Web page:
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Qader v Esure [2016] EWCA Civ 1109: Limiting the scope of fixed recoverable costs

Our very own Jasmine Murphy, as Junior Counsel to Robert Weir QC, drafted submissions on behalf of PIBA intervening in this important case, resulting in a Court of Appeal finding that fixed recoverable costs do not apply to the multi track. Briggs LJ noted that the Court was considerably assisted by PIBA’s concise and well-focussed submissions and expressed appreciation to both intervening associations (PIBA and APIL).

The Facts

The case is a conjoined appeal in respect of two claims, Qader v Esure Services Limited and Khan v McGee both of which had begun life in the RTA Protocol for Low Value Personal Injury Claims (‘the Portal’). In the usual way these claims had exited the Portal following denials of liability, however due to allegations of fraud in each case the claims were allocated to the multi track and questions then arose as to what costs the parties were entitled to.

The First Instance Decisions

In Qader both the District Judge and Circuit Judge on appeal held that fixed recoverable costs applied, regardless of any allocation to the multi track, pursuant to CPR 45.29A and notwithstanding an acknowledgement by the District Judge that the Rule Committee might not have intended that consequence. In Khan it was held that it would not be appropriate to apply fixed costs to the case, and that the Court was able to apply the CPR 45.29J discretion at the CCMC stage and direct that the case should proceed on ordinary multi track assessed costs thereafter. Both decisions were appealed.

The Court of Appeal Decision

In a unanimous judgment that fixed recoverable costs do not apply to the multi track. Briggs LJ, giving the lead judgment, made the following key findings:

  • The language of CPR 45.29 did not expressly limit fixed recoverable costs to the fast track or expressly exclude the multi track, to the contrary it appeared to unambiguously apply the fixed recoverable costs regime to all claims which started within the Portal but later exited the same.
  • No ordinary process of construction or interpretation of the wording of the relevant rules could lead to the result that the fixed costs regime ought to be dis-applied for multi track cases.It would not be irrational to find that the fixed costs regime did apply to multi-track cases, though Claimants and their solicitors faced the unattractive prospect of pursuing their claims and resisting serious allegations of dishonesty upon the basis of a fixed costs regime which was plainly designed to be suitable only for fast track cases.
  • The rules here must be seen as containing a drafting error by reference to the history of the fixed recoverable costs regime, and in particular the fact that there had been a consultation process preceding its implementation (within which a MOJ response had included the statement that it had "always been the Government’s intention that these proposals apply only to cases in the fast track”): it had not been demonstrated that there had been an intention to include those cases later allocated to the multi track in the fixed recoverable costs regime and so there had been an apparent failure by the Rule Committee to implement the continuing intention of the Government.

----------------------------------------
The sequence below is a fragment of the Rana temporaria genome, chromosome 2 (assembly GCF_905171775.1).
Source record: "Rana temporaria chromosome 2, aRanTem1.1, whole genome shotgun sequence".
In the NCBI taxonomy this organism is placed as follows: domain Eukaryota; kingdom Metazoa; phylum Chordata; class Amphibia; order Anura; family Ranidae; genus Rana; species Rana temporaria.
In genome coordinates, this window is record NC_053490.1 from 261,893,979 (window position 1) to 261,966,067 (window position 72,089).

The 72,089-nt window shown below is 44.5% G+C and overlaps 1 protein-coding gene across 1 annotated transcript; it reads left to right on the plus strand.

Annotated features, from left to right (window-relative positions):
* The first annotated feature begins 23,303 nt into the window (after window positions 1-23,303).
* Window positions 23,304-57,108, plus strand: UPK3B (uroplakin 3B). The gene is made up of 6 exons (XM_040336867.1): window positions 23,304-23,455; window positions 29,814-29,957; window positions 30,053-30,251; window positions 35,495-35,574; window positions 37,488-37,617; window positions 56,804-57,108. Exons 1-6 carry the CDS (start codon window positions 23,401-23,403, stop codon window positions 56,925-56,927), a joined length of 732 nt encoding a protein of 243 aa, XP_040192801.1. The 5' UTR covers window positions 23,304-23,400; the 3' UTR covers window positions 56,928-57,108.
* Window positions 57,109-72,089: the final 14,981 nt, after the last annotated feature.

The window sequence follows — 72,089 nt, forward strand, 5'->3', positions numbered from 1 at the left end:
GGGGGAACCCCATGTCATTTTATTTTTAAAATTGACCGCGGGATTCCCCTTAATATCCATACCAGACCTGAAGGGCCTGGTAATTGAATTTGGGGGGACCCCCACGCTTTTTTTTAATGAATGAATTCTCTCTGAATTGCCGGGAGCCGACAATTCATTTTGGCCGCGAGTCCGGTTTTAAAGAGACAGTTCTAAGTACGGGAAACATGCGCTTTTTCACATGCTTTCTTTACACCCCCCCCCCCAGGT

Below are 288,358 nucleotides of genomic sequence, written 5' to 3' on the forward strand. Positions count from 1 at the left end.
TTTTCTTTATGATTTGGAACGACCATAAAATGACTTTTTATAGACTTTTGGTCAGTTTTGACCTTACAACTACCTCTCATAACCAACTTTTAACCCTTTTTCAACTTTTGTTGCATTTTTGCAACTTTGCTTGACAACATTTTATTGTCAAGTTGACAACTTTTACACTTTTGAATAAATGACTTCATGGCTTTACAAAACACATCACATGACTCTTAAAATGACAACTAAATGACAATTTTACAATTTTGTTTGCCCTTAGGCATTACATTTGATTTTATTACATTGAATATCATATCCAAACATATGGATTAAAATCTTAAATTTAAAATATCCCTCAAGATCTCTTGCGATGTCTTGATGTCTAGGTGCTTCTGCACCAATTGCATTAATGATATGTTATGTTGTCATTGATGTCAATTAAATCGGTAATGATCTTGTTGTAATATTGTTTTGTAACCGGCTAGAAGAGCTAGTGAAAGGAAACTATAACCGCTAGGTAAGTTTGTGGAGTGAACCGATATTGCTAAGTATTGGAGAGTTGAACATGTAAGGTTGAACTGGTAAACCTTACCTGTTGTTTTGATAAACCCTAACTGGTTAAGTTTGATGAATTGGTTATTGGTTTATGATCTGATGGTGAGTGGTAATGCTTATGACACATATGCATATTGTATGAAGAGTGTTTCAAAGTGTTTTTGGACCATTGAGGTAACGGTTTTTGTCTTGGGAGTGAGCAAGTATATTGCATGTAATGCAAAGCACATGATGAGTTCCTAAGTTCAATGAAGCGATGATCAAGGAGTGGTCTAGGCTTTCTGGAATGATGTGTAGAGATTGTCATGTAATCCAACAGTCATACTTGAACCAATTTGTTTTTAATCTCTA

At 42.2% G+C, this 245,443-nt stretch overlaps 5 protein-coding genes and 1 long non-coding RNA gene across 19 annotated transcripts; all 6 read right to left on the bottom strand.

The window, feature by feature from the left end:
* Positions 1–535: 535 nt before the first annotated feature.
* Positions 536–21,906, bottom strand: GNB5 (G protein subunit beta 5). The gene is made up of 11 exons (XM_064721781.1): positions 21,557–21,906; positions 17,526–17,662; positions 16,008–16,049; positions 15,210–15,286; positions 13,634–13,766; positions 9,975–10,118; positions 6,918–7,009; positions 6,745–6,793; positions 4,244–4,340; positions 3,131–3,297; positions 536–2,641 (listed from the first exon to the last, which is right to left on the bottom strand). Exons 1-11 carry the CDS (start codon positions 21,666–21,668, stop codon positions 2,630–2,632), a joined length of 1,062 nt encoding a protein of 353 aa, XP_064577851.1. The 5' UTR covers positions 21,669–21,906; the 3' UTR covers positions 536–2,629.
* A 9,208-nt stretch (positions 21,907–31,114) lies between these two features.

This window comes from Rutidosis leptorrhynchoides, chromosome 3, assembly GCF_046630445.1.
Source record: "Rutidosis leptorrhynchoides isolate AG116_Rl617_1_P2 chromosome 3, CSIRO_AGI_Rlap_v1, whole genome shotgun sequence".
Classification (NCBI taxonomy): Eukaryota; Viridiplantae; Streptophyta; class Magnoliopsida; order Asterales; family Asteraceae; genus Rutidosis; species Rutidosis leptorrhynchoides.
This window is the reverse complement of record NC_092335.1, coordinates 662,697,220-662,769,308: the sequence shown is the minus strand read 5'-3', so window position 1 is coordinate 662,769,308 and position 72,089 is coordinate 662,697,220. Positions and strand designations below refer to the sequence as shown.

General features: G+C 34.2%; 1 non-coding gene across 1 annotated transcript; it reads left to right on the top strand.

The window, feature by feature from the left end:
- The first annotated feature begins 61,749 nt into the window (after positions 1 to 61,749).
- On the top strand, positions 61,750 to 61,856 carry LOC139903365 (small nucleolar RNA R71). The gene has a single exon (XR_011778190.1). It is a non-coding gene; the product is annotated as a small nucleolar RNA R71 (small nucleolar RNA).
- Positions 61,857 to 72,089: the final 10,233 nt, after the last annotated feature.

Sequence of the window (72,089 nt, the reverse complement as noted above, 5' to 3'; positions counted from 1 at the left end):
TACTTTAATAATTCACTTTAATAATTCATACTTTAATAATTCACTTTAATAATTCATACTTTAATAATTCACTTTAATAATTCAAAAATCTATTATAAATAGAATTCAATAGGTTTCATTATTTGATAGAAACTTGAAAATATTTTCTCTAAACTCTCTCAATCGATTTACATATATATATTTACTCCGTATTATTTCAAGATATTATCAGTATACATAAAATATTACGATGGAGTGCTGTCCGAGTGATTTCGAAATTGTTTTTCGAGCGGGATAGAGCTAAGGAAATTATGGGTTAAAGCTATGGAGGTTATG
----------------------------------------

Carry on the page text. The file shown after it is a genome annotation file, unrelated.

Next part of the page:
• The Court was able to correct obvious drafting errors within the rules, per Inco Europe Limited v First Choice Distribution [2000] 1 WLR 586. This was the case even where that required the addition of words, as opposed to giving the words actually used a different meaning.
  •  It should normally be possible to understand the rules just by reading them in their context but that this was a rare case where something had gone wrong and where the Court’s interpretative powers must be used, as far as possible, to bring the language into accord with what it is confident was the underlying intention.
  • The drafting error would therefore be rectified by the insertion of words in to CPR 45.29B, as shown below:

    Application of fixed costs and disbursements – RTA Protocol 45.29B
    Subject to rules 45.29F, 45.29G, 45.29H and 45.29J, and for so long as the claim is not allocated to the multi track, if, in a claim started under the RTA Protocol, the Claim Notification Form is submitted on or after 31st July 2013, the only costs allowed are—
    (a) the fixed costs in rule 45.29C;
    (b) disbursements in accordance with rule 45.29I.

The Consequences of the Decision 

There can undoubtedly be anticipation of more hotly contested allocation arguments, especially where cases are on the margin of multi track allocation. We might expect to see Claimant solicitors seeking to add value and / or complexity to matters so as to tip the balance and Defendants may be more wary of alleging fraud / more likely to fall back on adverse inferences arguments, lest they end of up on the multi track and so outside of the fixed recoverable costs regime.

Briggs LJ acknowledged the risk of parties seeking to take advantage of allocation from a costs perspective but found that this could be addressed by Judges at the case management stage, who may penalise those who sought to “abuse the opportunity to which the allocation stage in such a claim gives rise.”

There are still plenty of avenues for argument about the applicability and operation of the fixed recoverable costs regime and tensions remain within the rules. In particular the anomaly of the £25,000 ceiling in Part A to Table 6B at CPR 45.29C remains, something which the Court of Appeal acknowledged here but did not determine, inviting the Rules Committee to consider the issue instead.